• Anne

Reading rocks! (22 books I recommend)

Updated: Mar 9, 2020

Have you never felt touched by a book you read?

Reading is one of the most efficient forms of conveying information. I’d say it's a fantastic way to accomplish many ends, such as being taught, inspired, entertained, and sparking imagination.

Our input shapes our way of thinking

When you read a news article about someone doing something bad, you'd have a naturally negative reaction to that person. The thoughts and ideas conveyed in the article would likely affect your own thoughts. Though even when it's not very convincing, and you don’t like it, you still have a similar, strong, reaction (adversely).

What you read has a great influence on what you think. Which is why we need to be careful to make sure that we read good material with a good purpose. Books have great potential, but they can be used for good or bad.

There are a lot of wonderful purposes for reading.

Books teach us

Reading teaches us a lot about the world. This is generally through nonfiction books, but fiction books can do this as well.

Whether it's reading from a history book, working through a self-help book, trying to find answers through articles, or learning about bravery from a fantasy novel, we learn a lot from reading.

Books motivate/inspire us

Reading is also a method of inspiration and motivation. Reading about the experiences of others helps trigger your own belief in your own ability to do those same things. And it helps you to develop that sense of understanding and guidance in your own life. Even in fiction, reading can uplift and inspire you to become a better person and emulate your heroes in the book.

Books spark our imaginations

When details are described, but not shown, it almost forces our minds to paint the picture ourselves, which I think is a fantastic imagination exercise. That's one thing I love about older books - they are so descriptive. That sometimes makes them feel like they take forever, but how deeply they describe everything around them is very interesting and precious.

If you think about it, 100 years ago, we couldn't simply Google what the Iguazu Falls in Argentina look like. (The fact that the word Google can now be used as a verb is quite incredible.) Thus an author would have to describe the falls in vivid detail, so that the person reading could imagine it in their head. Nowadays, we can Google what everything looks like, so authors can leave out a lot of the details and it’s fine.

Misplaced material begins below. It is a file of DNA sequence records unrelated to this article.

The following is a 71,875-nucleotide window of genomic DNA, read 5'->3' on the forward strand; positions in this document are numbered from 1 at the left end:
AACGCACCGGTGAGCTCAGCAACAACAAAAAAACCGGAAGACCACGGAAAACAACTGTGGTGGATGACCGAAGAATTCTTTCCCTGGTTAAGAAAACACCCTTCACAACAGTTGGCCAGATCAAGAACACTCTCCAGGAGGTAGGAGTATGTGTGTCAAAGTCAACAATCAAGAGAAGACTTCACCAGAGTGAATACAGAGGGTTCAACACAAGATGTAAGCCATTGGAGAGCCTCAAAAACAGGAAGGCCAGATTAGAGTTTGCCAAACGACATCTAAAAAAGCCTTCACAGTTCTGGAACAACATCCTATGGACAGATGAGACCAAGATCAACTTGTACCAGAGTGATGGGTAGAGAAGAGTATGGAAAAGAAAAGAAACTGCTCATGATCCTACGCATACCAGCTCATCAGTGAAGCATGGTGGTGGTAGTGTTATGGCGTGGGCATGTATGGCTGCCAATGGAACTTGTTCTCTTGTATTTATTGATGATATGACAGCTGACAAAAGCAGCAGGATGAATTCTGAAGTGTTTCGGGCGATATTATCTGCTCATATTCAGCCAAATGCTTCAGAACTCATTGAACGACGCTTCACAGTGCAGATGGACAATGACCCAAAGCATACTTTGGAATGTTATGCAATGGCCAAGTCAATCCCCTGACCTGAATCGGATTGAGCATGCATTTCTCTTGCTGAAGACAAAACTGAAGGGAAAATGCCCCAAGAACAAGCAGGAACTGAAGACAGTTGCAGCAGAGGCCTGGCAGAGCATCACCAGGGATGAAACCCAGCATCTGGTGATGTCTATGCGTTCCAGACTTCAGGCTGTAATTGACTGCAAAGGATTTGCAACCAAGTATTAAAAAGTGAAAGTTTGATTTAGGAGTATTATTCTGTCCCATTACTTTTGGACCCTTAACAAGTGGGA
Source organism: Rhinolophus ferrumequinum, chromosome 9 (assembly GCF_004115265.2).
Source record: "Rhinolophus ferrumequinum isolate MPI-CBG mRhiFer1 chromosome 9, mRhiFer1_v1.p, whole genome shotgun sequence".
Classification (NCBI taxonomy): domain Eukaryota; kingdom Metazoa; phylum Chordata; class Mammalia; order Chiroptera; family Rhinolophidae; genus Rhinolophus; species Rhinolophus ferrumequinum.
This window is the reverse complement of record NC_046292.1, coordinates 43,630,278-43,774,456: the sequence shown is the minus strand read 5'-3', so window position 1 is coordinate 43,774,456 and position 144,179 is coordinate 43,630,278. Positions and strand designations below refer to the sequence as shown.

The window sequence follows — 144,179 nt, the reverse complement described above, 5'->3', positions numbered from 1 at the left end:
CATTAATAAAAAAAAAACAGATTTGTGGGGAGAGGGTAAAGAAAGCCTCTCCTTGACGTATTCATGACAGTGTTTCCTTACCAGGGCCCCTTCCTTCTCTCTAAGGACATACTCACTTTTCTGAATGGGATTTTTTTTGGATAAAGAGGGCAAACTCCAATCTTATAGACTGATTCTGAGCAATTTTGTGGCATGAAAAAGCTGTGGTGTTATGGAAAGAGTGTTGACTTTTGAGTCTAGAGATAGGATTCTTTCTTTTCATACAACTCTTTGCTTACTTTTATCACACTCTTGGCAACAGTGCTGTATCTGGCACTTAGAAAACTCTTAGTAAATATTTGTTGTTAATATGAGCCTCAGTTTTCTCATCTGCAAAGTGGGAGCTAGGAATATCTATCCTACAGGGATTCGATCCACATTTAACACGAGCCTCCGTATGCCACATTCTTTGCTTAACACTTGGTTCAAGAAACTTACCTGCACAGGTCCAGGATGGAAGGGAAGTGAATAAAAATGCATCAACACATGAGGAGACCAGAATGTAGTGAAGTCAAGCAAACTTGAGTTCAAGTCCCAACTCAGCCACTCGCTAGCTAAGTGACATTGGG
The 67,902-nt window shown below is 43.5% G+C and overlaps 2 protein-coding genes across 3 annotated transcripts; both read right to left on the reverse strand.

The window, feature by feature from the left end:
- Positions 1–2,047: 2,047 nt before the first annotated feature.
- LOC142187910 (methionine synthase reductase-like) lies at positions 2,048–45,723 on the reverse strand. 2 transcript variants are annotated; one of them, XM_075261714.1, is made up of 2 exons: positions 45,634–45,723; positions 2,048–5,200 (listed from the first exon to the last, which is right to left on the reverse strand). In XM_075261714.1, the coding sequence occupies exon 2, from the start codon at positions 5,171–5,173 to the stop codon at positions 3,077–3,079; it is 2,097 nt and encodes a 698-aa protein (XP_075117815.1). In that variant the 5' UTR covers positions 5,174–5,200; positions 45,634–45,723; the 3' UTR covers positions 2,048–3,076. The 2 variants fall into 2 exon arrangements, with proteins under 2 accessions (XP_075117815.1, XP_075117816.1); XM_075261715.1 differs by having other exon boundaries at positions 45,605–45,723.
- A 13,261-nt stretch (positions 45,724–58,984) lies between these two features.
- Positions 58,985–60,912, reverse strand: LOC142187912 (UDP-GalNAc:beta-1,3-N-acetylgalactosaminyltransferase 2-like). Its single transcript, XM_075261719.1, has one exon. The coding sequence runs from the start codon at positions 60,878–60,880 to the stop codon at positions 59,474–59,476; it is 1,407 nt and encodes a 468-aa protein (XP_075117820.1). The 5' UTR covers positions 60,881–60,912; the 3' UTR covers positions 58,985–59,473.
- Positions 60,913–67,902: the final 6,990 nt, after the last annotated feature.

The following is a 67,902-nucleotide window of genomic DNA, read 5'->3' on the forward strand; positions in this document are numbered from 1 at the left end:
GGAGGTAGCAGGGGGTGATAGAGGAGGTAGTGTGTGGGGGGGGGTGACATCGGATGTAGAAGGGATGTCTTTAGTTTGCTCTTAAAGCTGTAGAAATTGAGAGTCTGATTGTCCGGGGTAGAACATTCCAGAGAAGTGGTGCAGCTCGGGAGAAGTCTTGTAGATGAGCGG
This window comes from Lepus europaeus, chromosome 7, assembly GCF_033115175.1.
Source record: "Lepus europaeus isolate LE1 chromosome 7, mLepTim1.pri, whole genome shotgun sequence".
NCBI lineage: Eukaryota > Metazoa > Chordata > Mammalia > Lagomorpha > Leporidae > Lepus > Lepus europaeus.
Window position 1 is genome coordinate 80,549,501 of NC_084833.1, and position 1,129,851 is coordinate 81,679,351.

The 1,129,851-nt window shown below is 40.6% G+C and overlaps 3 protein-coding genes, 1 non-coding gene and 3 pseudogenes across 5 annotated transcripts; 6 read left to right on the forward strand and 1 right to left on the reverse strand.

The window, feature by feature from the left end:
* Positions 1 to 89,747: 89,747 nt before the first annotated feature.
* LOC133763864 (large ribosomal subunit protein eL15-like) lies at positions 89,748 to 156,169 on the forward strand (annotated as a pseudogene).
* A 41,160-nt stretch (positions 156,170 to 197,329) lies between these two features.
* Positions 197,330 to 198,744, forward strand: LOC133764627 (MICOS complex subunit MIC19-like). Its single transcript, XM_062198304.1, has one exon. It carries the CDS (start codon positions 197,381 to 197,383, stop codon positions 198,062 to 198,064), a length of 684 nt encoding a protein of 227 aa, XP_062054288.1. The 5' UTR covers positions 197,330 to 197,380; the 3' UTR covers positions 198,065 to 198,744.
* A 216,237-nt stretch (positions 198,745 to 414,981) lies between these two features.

Unfortunately, we are so used to visuals and media that we also don't have as much scope for our imagination, in our primarily consumptive world. We lose some of our creativity, which is a loss. Fortunately, reading and learning help us imagine better and develop our abilities to think.


Reading is fun! You know that. It’s exciting to discover new worlds, plots, and enjoy the realms of the imaginations of others.

Fiction or non-fiction?

There is a question as to whether fiction or nonfiction is better. I've been on both sides, but I think they both have a lot of value.

Fiction is a fantastic place where you can learn about people who aren't necessarily real, but have real values that can help motivate you to become better and face adversity.

Nonfiction tells you true stories that can help instruct you to better yourself. (I love self-help books.) Memoirs from the lives of others can help you find what you should do in your own story.

My favorite books by category


This might be the best book I've ever read (apart from scripture). It gives amazing advice for life, work, relationships, and whatever you want to apply it to.

This book is both inspiring and impactful, as you learn how Hal Elrod overcame terrible trials and he tells you the secret to success that he learned from many other successful people.

I haven't yet read this book (so I feel slightly guilty putting it on the list), but I have heard many summaries and am excited to read it soon. It examines what makes up our habits so we can learn to control them.